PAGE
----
This website uses its own and third-party cookies. Some of these cookies are used to develop analytical statistics of visits to the webpage, others to manage advertising or even others are necessary for the correct management of the site. If you continue to browse or click in accept we consider you accept the conditions for their use. You can get more information, or learn how to change the settings in our cookies policy?
Versión Española Versión Mexicana Ibercampus English Version Version française Versione italiana

19/6/2021  
    Ibercampus  | Editorial Board | Who we are | Ideology | Contact | Advertising rates | Subscription | RSS RSS
Policies
Inclusion policies
R&D
Employment
Economics
Culture
Green strategies
Health
Society and consumer
Sports
Debates
Interviews
Education
Grants & internships
Training
Trends
Enterprises & CSR
 Enterprises & CSR
ACNUR
AEGON
AIR LIQUIDE
ALCATEL-LUCENT
ALLIANZ
ARCELORMITTAL
ASIFIN
ASSICURAZIONI GENERALI
AXA
BANCO SANTANDER
BASF
BAYER
BBVA
BNP PARIBAS
CARREFOUR
DAIMLER AG
DEUTSCHE BANK
DEUTSCHE BÖRSE
DEUTSCHE TELEKOM
E.ON
ENEL
ENI
FORTIS
FRANCE TÉLÉCOM
GROUPE DANONE
IBERDROLA
INDITEX
ING GROUP
INTESA SANPAOLO
L'ORÉAL
LVMH
MUNICH RE
NOKIA
PHILIPS
RENAULT
REPSOL YPF
RWE
SAINT GOBAIN
SANOFI-AVENTIS
SAP AG
SCHNEIDER ELECTRIC
SIEMENS AG
SOCIÉTÉ GÉNÉRALE
SUEZ
TELECOM ITALIA
TELEFÓNICA
TOTAL S.A.
UNICREDIT
UNILEVER
VINCI
VIVENDI
VOLKSWAGEN

DEBATES
Brasil - Olympic Games

Is Rio ready for Olympic Games?


There´s a pretty big question in Rio that doesn´t have an answer just yet. How do the countless Olympic guests expected to stay in the luxury hotels lining the beaches of Copacabana and Ipanema get from there to the Olympic Park without being stuck in hours of Rio´s least popular asset: its traffic?
Chi 10/6/2016 Send to a friend
Comparte esta noticia en TwitterFacebookTwitterdel.icio.usYahooRSS
Rio 2016
The city thought it had a ready answer: an extension to its subway system, the Metro, known as Line 4, that would go from the beach areas, under all the car-clogged roads, almost all the way to the Olympic Park.

But with Brazil reeling from unprecedented political and economic turmoil, the plan hit a snag; it was meant to be ready in July, but organizers announced recently the timing would be a little tighter than expected.

Today, the subway station nearest the Olympic Park is a hive of activity, packed with workers doing what organizers say are tests on the equipment, but clearly also some construction too.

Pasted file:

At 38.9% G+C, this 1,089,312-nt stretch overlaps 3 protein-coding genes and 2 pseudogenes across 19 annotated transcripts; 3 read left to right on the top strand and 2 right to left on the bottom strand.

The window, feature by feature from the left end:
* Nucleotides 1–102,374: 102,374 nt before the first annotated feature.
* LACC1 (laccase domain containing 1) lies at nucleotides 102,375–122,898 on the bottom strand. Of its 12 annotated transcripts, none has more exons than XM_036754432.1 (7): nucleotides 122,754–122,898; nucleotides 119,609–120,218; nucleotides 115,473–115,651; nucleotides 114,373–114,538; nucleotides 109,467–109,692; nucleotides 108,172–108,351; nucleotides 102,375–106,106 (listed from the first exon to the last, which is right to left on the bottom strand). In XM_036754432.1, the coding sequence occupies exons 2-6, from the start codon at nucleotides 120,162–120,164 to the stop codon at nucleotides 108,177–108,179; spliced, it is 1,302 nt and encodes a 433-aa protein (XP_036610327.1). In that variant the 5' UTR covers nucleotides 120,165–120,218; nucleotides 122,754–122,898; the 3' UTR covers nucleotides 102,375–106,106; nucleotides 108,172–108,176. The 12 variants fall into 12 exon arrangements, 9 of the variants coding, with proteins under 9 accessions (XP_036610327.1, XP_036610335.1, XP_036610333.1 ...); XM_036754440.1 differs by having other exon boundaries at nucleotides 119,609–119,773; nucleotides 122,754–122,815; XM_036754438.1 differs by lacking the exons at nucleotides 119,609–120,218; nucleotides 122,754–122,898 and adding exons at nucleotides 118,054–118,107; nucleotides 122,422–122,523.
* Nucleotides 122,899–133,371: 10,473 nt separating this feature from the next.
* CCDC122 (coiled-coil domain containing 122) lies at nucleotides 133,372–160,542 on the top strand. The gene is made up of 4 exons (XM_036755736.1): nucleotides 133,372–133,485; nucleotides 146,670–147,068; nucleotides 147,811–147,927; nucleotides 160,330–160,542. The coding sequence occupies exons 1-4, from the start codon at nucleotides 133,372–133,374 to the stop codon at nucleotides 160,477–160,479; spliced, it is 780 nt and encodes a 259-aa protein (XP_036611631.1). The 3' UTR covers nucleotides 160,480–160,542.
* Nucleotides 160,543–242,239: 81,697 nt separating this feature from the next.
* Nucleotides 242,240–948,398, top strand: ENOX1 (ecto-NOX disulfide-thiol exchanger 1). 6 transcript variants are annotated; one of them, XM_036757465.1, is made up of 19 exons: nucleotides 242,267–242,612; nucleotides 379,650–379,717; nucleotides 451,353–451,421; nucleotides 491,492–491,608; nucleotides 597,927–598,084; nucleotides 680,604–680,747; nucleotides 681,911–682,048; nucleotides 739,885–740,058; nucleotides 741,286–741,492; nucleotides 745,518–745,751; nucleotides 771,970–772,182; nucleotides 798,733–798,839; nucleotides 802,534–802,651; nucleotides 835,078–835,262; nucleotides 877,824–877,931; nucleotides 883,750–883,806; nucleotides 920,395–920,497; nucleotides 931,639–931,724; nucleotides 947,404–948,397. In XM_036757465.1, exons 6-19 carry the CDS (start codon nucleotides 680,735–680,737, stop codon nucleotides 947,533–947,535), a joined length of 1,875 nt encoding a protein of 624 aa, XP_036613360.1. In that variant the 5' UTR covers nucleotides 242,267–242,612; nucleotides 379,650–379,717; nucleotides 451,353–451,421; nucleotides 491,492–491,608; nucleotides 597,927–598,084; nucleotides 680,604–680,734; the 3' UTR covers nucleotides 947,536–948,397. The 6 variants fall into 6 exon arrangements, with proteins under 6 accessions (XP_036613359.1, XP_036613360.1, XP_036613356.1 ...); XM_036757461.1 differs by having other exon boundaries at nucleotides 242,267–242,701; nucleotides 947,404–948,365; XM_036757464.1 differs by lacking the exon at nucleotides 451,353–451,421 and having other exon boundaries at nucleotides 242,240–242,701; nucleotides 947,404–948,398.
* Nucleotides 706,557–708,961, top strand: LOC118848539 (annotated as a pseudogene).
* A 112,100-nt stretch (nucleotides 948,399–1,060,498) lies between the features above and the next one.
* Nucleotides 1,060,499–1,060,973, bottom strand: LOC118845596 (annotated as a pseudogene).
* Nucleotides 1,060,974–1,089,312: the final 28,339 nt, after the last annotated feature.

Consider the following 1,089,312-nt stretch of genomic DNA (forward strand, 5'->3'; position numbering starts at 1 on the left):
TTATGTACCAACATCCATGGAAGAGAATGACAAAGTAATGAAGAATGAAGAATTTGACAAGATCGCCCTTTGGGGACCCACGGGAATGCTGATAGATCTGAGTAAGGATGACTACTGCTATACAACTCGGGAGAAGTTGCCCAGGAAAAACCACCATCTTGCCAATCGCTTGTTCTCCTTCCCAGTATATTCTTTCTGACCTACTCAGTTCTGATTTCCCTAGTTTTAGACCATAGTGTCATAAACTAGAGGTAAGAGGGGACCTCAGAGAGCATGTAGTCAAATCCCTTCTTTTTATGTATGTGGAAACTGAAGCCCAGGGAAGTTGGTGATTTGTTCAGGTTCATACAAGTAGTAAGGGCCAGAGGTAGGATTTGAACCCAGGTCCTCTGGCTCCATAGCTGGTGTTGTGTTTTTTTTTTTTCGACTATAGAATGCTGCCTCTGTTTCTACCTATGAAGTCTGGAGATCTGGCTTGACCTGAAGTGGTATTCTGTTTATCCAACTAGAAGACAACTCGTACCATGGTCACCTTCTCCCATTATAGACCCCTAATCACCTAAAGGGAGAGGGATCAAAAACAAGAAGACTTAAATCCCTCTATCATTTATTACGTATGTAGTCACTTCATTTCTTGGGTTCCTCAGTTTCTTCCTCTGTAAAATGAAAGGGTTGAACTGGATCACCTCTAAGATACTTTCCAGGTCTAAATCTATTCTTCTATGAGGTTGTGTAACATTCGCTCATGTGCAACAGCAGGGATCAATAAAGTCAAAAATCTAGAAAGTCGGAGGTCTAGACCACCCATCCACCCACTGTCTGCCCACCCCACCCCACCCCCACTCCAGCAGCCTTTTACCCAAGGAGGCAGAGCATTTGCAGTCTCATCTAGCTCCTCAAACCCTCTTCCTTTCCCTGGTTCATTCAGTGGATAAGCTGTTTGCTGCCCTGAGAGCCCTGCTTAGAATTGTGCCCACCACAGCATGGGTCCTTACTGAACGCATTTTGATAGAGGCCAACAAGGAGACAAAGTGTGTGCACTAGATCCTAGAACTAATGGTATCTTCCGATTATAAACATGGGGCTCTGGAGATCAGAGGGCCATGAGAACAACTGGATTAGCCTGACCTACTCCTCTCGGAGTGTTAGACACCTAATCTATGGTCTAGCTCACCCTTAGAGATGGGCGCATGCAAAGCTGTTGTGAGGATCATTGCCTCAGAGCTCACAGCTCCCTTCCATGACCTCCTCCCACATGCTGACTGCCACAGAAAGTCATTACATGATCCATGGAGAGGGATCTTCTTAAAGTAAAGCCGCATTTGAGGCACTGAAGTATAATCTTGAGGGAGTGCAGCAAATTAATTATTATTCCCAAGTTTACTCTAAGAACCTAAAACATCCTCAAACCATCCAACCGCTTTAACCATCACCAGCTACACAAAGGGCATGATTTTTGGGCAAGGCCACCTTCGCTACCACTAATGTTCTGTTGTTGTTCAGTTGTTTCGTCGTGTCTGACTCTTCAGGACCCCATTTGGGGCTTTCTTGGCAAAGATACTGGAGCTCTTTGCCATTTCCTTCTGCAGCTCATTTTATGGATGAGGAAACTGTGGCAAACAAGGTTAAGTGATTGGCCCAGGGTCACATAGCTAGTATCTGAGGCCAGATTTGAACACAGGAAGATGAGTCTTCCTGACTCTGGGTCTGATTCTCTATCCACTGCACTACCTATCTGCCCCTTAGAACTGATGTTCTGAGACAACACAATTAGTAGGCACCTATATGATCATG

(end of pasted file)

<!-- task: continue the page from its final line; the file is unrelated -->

"We are completely sure that everything will be done by August 1. "Of course the schedule is tight, but we have 8,000 people working during the days and nights. Everything is on schedule." Rodrigo Vieira, secretary of transportation for the state of Rio said

Across the city, the sound of jackhammers is at times overwhelming, as the city moves as fast as it can to fix the last bolts and apply the final coats of polish, ahead of the Opening Ceremony on August 5.

The highways all the way to the Olympic Park are lined with last-minute construction; it's a dash to the finish line you often see ahead of huge sporting events, but one that has left some a little more disconcerted than usual, given the upheaval Brazil is going through at the moment.

Cabinet resignations, a bid to impeach former President Dilma Rousseff, an outbreak of Zika virus, a financial crisis - most countries could be forgiven for giving up even halfway through a list like that, but Brazil is fighting on.

Other issues Debates
What are we waiting to boost, link financial / digital education and improve information?
Education 4.0: Beware the dark side of university restructuring
"Europe must motivate young people and give them the opportunity to shape public debate"
Self-driving cars in the EU: from science fiction to reality
All you need to know about the 2019 European elections
Stronger anti-money laundering supervision for a stable banking and financial sector – Q&A
How fair do Europeans think life in the EU is?
How travelling in Europe can boost active citizenship
Who´s smarter in the classroom: men or women?
EU elections: how many MEPs will each country get in 2019?

Subscribe free to our newsletter
Vanity Fea
The Covid Worldwide Conspiracy: Tucker Carlson Interviews Dr. Peter McCullough
José Ángel García Landa
Human Capital
Mobilizing commitment around change
Marta Santos Romero
We can all be leaders
VIDEOCOMMUTING A NEW ORGANIZATIONAL REALITY THAT POSITIVELY IMPACTS EMPLOYEES
Mar Souto Romero
Financial inclusion
Financial Education For All!
Carlos Trias
Brusselian Lights
European elections (I): which words are more used in the European political manifestos?
Raúl Muriel Carrasco
Humor and Political Communication
Comisión de Arbitraje, Quejas y Deontología (Spain) (3) You can´t be too careful
Felicísimo Valbuena
Want your own blog? Want to be read by universities?
Find out here
Books
"Tthe study of human behaviour was political from the beginning"
The EU "An Obituary"
Startup Cities "Why Only a Few Cities Dominate the Global Startup Scene"
Blockchain Revolution "How the Technology Behind Bitcoin and Cryptocurrency Is Changing the World "
Doughnut Economics "Seven Ways to Think Like a 21st-Century Economist "
The People vs Tech "How the Internet Is Killing Democracy"
Theses and dissertations
1 The Covid Worldwide Conspiracy: Tucker Carlson Interviews Dr. Peter McCullough
2 Gain of Genocidal Function
Legal Advise | Privacy Policy | Editorial Board | Who we are | Ideology | Contact | Advertising rates | RSS RSS